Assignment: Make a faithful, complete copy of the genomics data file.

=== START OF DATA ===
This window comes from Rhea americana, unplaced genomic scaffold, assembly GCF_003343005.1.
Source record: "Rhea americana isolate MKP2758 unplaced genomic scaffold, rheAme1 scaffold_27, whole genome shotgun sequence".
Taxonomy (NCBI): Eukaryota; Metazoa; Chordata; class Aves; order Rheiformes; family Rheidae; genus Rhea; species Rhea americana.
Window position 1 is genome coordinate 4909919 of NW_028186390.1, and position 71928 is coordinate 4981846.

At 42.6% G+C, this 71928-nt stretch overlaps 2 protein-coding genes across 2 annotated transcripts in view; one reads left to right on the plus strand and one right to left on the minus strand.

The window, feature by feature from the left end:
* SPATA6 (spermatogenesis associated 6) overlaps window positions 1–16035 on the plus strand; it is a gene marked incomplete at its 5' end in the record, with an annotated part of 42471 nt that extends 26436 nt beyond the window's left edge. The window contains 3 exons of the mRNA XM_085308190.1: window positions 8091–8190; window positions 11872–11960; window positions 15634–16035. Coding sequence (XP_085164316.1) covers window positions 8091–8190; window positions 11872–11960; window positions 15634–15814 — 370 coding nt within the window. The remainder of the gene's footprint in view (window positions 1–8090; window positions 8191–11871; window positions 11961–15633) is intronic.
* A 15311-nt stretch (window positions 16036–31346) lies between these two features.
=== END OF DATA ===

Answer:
This window comes from Rhea americana, unplaced genomic scaffold, assembly GCF_003343005.1.
Source record: "Rhea americana isolate MKP2758 unplaced genomic scaffold, rheAme1 scaffold_27, whole genome shotgun sequence".
Taxonomy (NCBI): Eukaryota; Metazoa; Chordata; class Aves; order Rheiformes; family Rheidae; genus Rhea; species Rhea americana.
Window position 1 is genome coordinate 4909919 of NW_028186390.1, and position 71928 is coordinate 4981846.

At 42.6% G+C, this 71928-nt stretch overlaps 2 protein-coding genes across 2 annotated transcripts in view; one reads left to right on the plus strand and one right to left on the minus strand.

The window, feature by feature from the left end:
* SPATA6 (spermatogenesis associated 6) overlaps window positions 1–16035 on the plus strand; it is a gene marked incomplete at its 5' end in the record, with an annotated part of 42471 nt that extends 26436 nt beyond the window's left edge. The window contains 3 exons of the mRNA XM_085308190.1: window positions 8091–8190; window positions 11872–11960; window positions 15634–16035. Coding sequence (XP_085164316.1) covers window positions 8091–8190; window positions 11872–11960; window positions 15634–15814 — 370 coding nt within the window. The remainder of the gene's footprint in view (window positions 1–8090; window positions 8191–11871; window positions 11961–15633) is intronic.
* A 15311-nt stretch (window positions 16036–31346) lies between these two features.